|UNITED STATES OF AMERICA,
On July 26, 2002, a jury convicted Defendant-Appellant Andy Jardine of two counts of unlawfully possessing firearms in violation of 18 U.S.C. §§ 922(g)(1) and (g)(9). At the first sentencing hearing, the District Court applied United States Sentencing Guidelines Manual ("U.S.S.G.") § 2K2.1 to determine Mr. Jardine's base offense level. Because the court found that Mr. Jardine had possessed a firearm in connection with a separate drug trafficking offense it applied § 2K2.1(c)(1)(A)'s cross-reference to § 2X1.1. That Guidelines section instructs a district court to apply the base offense level of the other offense if it is higher than the base level under § 2K2.1. In this case, the drug trafficking offense did result in a higher offense level, and Mr. Jardine was ultimately sentenced to 108 months' imprisonment on November 7, 2002. This Court affirmed Mr. Jardine's conviction and sentence on direct appeal on April 20, 2004. See United States v. Jardine, 364 F.3d 1200 (10th Cir. 2004).
While Mr. Jardine's petition for a writ of certiorari was pending, the Supreme Court decided United States v. Booker. The import of that decision is now well-known: under a mandatory sentencing scheme, the Sixth Amendment requires that "[a]ny fact (other than a prior conviction) which is necessary to support a sentence exceeding the maximum authorized by the facts established by a plea of guilty or a jury verdict must be admitted by the defendant or proved to a jury beyond a reasonable doubt." Booker, 543 U.S. at 244. In light of that decision, the Supreme Court granted Mr. Jardine's petition and remanded his case to this Court for further reconsideration. See Jardine v. United States, 543 U.S. 1102 (2005). The Government conceded that Booker mandated resentencing, which this Court ordered on May 12, 2005. See United States v. Jardine, 406 F.3d 1261 (10th Cir. 2005). Resentencing took place on July 6, 2005. The District Court found the same facts, applied § 2K2.1 and § 2X1.1 in the same way, and again sentenced Mr. Jardine to 108 months' imprisonment. This appeal followed.
A. Sixth Amendment Error
Mr. Jardine first argues that after Booker, the Sixth Amendment requires that a jury--rather than a judge--determine whether he possessed a firearm in connection with drug trafficking in order to apply the cross-reference to § 2X1.1 contained in § 2K2.1. Reviewing de novo, see United States v. Angelos, 433 F.3d 738, 753 (10th Cir. 2006), we disagree.
To remedy the Sixth Amendment infirmity inherent in the pre-Booker Guidelines, the Court struck down the statutory provisions that made the Guidelines mandatory. Booker, 543 U.S. at 244. Accordingly, acting under an advisory scheme, "it is permissible to enhance a sentence on the basis of judge-found facts." United States v. Rockey, -- F.3d -- at n.2 (10th Cir. 2005); see also United States v. Lawrence, 405 F.3d 888, 907 (10th Cir. 2005) ("the Supreme Court's holding in Booker would not have prohibited the district court from making the same factual findings and applying the same enhancements and adjustments to [the defendant's] sentence as long as it did not apply the Guidelines in a mandatory fashion"). In this case, the District Court clearly sentenced Mr. Jardine under an advisory scheme; therefore, the court did not engage in judicial fact-finding of the sort prohibited by Booker.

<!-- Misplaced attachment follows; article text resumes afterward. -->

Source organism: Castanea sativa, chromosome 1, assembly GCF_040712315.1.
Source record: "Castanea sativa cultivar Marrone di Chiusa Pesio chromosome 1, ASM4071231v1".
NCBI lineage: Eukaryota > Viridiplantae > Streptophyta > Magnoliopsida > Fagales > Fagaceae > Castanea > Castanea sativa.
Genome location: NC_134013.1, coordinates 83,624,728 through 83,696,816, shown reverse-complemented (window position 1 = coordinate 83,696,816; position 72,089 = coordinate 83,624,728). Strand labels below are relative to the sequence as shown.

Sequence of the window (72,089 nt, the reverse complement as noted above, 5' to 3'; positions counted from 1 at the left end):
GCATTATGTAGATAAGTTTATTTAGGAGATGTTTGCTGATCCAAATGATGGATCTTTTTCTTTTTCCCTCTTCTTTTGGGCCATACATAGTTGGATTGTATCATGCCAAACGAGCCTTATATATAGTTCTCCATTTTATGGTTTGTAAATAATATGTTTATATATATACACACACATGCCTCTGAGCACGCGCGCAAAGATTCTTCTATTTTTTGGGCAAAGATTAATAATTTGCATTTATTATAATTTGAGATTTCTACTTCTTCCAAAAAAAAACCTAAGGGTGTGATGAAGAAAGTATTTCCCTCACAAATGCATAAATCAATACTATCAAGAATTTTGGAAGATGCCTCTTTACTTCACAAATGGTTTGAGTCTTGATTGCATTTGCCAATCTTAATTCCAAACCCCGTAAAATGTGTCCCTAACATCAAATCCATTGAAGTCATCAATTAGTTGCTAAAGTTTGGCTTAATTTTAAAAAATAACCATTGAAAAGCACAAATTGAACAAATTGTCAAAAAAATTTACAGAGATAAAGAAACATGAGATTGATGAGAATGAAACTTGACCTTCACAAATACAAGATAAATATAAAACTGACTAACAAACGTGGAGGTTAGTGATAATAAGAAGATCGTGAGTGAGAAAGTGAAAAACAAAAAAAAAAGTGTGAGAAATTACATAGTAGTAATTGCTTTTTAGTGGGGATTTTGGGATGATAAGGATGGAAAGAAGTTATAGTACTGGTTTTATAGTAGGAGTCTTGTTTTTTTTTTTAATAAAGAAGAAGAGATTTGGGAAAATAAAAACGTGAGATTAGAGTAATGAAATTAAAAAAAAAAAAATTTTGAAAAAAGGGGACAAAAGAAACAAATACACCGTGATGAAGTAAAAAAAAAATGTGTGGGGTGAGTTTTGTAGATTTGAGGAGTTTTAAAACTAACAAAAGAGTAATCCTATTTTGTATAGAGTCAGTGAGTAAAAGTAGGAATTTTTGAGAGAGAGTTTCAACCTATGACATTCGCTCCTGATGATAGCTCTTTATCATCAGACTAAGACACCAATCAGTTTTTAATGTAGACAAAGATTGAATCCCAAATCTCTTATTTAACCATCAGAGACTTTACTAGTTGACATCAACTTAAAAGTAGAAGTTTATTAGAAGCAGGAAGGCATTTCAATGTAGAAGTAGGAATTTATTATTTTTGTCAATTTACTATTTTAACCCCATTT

B. Fifth Amendment Error
Mr. Jardine also contends that application of § 2X1.1 violates his due process rights after Booker because he was sentenced for a drug trafficking offense that he was never charged with or convicted of. To begin, we have previously rejected a similar argument made prior to Booker. See United States v. O'Flanagan, 339 F.3d 1229,1234 (10th Cir. 2003) ("§ 2X1.1, when cross-referenced by § 2K2.1(c), does not require a conviction before a district court may use the guideline provision applicable to the conduct underlying the firearm offense."). Moreover, 18 U.S.C. § 3661 instructs that "[n]o limitation shall be placed on the information concerning the background, character, and conduct of a person convicted of an offense which a court of the United States may receive and consider for the purpose of imposing an appropriate sentence," and this statutory provision regarding sentencing remains in full effect even after Booker. See United States v. Magallanez, 408 F.3d 672, 684 (10th Cir. 2005); see also United States v. Watts, 519 U.S. 148, 156 (1997) (concluding that a district court has discretion under § 3661 to consider crimes for which the defendant was not convicted, and noting that "application of the preponderance standard at sentencing generally satisfies due process."). In this case, the court received a significant amount of testimony from a number of different sources pertaining to Mr. Jardine's simultaneous involvement with guns and drug trafficking. Applying the preponderance standard, this evidence was clearly sufficient to establish his drug trafficking activity as conduct underlying the firearm offense. We therefore conclude that Mr. Jardine's sentence was not imposed in violation of his right to due process.
C. Reasonableness of Sentence
Finally, Mr. Jardine makes a cursory argument that the District Court failed to account for the sentencing factors set forth at 28 U.S.C. § 3553(a) and that his 108-month sentence is unreasonable. We find no merit to either contention.
For the foregoing reasons, we AFFIRM.
ENTERED FOR THE COURT,
Deanell Reece Tacha
Chief Circuit Judge
*.This order and judgment is not binding precedent, except under the doctrines of law of the case, res judicata, and collateral estoppel. This court generally disfavors the citation of orders and judgments; nevertheless, an order and judgment may be cited under the terms and conditions of 10th Cir. R. 36.3.